By Joel Hall
Eight years ago, Stephanie Scott, a graphic designer from Fayetteville, embarked on a journey to learn the ancient art of belly dancing. Now a teacher, Scott is working to bring the art to the Southern Crescent.
This Sunday, Sept. 14, starting at 5 p.m., she will host a free belly dancing open house at N-Motion Dance Studio, located at 501 Hwy. 138 Suite #4 in Riverdale, inside the Windermere Plaza. Scott, who has been a teacher at N-Motion for the last five years, hopes the free class will introduce local women to the art, and clear away the misconceptions associated with belly dancing.
"Belly dancing is not just for the young, pretty, and size two," said Scott. "It covers a whole gamut of women. I have a student who just celebrated her 60th birthday."
Scott, who, this year, took over instruction of the Middle Eastern Dance class at Emory University's Center for Lifelong Learning, said bellying dancing is a "low-impact, female-friendly" dance form, which incorporates hip work, hand gestures, and other expressive movements with items such as veils, hip scarfs (usually decorated with coins or rhinestones) and zills (finger cymbals). She said the dance allows women of all sizes to feel more comfortable in their bodies.
"You have to embrace your voluptuousness," said Scott. "A little shimmy is a good thing. Hips are a good thing, so you can see the hip work."
While most professional belly dancers go by stage names (Scott's is Sha'ni, a Swahili word, meaning "marvelous"), belly dancing is the furthest thing from stripping, Scott said. She said that Egyptian bellying dancing, her forte, is believed to have originated from temple dancing practiced in the time of the ancient pharaohs.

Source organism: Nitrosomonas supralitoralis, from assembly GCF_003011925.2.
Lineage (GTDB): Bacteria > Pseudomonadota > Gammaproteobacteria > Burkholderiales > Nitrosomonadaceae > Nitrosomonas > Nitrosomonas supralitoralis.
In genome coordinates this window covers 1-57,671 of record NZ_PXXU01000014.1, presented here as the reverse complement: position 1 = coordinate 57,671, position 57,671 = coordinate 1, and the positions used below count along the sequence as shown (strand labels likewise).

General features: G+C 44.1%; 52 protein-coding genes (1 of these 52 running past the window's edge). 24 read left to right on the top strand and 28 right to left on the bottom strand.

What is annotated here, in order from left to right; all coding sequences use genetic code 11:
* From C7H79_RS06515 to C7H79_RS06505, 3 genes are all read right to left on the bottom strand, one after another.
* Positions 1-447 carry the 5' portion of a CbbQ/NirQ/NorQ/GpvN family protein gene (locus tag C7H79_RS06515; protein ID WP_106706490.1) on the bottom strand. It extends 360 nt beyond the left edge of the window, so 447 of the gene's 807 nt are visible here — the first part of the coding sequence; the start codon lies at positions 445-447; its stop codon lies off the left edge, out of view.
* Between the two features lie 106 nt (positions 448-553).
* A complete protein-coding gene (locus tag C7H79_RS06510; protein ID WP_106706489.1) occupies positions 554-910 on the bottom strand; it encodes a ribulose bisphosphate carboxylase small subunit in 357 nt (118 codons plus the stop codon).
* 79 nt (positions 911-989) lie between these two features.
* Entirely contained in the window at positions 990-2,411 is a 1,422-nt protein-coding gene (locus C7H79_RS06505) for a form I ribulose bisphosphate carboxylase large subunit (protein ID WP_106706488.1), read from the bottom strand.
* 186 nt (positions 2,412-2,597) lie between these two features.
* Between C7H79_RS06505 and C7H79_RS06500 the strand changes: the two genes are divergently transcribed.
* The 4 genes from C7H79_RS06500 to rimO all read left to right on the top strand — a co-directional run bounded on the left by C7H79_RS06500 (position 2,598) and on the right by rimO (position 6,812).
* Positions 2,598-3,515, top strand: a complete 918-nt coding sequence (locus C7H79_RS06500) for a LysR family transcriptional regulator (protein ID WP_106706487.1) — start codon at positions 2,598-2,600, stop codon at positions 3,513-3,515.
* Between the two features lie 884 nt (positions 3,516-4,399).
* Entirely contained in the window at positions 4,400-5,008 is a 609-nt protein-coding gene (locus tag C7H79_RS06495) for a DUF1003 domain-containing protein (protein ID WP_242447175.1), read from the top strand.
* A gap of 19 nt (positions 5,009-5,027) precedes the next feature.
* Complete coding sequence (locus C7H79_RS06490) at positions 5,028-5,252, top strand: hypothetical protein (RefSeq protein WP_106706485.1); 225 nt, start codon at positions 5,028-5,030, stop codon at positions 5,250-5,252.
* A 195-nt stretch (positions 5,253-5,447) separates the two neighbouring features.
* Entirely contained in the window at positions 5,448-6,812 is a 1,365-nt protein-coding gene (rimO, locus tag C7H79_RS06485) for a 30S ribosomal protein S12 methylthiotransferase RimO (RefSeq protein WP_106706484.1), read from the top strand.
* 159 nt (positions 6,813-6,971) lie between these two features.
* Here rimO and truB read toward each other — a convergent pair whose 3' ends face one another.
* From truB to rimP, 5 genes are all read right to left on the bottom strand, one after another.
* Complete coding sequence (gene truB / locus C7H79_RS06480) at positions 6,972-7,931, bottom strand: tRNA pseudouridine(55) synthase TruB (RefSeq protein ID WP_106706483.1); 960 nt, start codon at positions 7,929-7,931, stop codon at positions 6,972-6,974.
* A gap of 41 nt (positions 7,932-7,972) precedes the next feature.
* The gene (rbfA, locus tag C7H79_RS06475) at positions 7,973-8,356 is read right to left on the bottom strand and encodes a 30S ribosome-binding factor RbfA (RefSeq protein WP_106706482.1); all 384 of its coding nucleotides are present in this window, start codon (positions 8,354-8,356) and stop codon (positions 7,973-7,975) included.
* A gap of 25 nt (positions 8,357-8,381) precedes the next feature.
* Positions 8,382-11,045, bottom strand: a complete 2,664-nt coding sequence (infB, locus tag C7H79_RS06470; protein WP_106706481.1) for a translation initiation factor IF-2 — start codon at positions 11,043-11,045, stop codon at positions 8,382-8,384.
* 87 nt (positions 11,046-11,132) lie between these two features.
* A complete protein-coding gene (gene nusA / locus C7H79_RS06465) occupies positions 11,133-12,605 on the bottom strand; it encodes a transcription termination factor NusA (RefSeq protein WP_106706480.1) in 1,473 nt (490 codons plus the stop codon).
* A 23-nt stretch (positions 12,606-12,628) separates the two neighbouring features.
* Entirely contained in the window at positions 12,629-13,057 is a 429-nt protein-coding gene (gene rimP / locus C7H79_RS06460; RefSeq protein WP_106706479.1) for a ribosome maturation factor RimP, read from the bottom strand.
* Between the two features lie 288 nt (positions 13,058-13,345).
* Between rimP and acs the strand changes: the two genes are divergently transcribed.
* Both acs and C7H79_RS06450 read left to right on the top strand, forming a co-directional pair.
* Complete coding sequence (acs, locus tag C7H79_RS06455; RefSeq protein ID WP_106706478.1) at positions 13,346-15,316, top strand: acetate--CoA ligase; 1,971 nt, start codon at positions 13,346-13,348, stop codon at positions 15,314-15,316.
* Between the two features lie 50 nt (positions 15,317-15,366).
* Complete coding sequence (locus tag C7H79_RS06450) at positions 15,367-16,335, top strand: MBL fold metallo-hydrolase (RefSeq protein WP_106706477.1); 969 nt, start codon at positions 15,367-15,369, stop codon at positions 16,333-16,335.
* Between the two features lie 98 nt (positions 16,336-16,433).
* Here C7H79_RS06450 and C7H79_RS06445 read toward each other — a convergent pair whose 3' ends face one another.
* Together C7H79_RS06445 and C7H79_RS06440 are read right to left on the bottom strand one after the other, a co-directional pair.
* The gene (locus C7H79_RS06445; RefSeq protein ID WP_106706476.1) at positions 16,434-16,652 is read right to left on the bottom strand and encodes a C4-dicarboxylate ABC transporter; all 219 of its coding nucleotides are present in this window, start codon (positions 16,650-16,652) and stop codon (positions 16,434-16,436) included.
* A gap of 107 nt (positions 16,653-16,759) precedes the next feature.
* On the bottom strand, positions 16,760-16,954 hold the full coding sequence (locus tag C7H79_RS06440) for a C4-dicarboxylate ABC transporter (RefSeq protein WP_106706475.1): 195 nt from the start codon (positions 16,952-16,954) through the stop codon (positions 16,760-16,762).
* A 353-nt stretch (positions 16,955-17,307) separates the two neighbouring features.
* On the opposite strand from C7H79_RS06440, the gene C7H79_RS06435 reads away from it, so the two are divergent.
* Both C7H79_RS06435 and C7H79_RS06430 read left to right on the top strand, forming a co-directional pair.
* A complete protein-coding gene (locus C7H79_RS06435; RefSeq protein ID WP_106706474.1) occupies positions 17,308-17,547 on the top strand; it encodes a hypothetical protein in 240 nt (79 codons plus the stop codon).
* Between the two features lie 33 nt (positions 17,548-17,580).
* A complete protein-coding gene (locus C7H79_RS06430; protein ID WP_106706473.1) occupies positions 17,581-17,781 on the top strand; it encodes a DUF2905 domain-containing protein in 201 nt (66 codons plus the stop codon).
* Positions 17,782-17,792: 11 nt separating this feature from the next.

"Some people think it's close to stripping," said Scott. "When they say that, I ask them do they know how much a bellying dancing uniform costs. She said a good student costume can run between $250 and $300, while a professional costume can run between $600 and $1,000. "You're not going to just tear that off and throw it in a corner somewhere," said Scott.
According to Scott, belly dancing is a folk dance which is spread widely throughout the Middle East, and each type of belly dancing incorporates the cultural norms of that geographical region.
"You never show the bottom of your foot to an Egyptian because that is the ultimate insult," she said. "The foot is the closest to the ground, which is close to hell, so it's kind of like telling them to go there."
Roshawn Buxton, owner and director of N-Motion Dance, LLC, said prior to Scott becoming an instructor, the studio offered more traditional forms of dance, such as ballet, tap, and jazz. Buxton said Scott's class "opens up the door to different cultures."
"It is our way of brining all the different diversities of Clayton County here," said Buxton. "They don't have to travel all the way to Atlanta to get that."
Tina Howard, office manager at N-Motion Dance and one of Scott's students, said she enjoys the class because it makes her feel good about herself.
"It's an alluring feeling when you do the movements," said Howard. "It does give you a sense of encouragement, and that is kind of one of the things that makes you want to come back."
Scott hopes Sunday's open house will generate a buzz about belly dancing in the Southern Crescent. "We need a lot more dance on this side of town," she said. "We need some of these alternatives, because you can't just sit on your sofa and expect to live well for a long time."
Participants in the free workshop are encouraged to wear comfortable, loose-fitting clothing (no jeans). For more information, contact N-Motion Dance at (770) 477-0110, or e-mail class@shaniGA.com.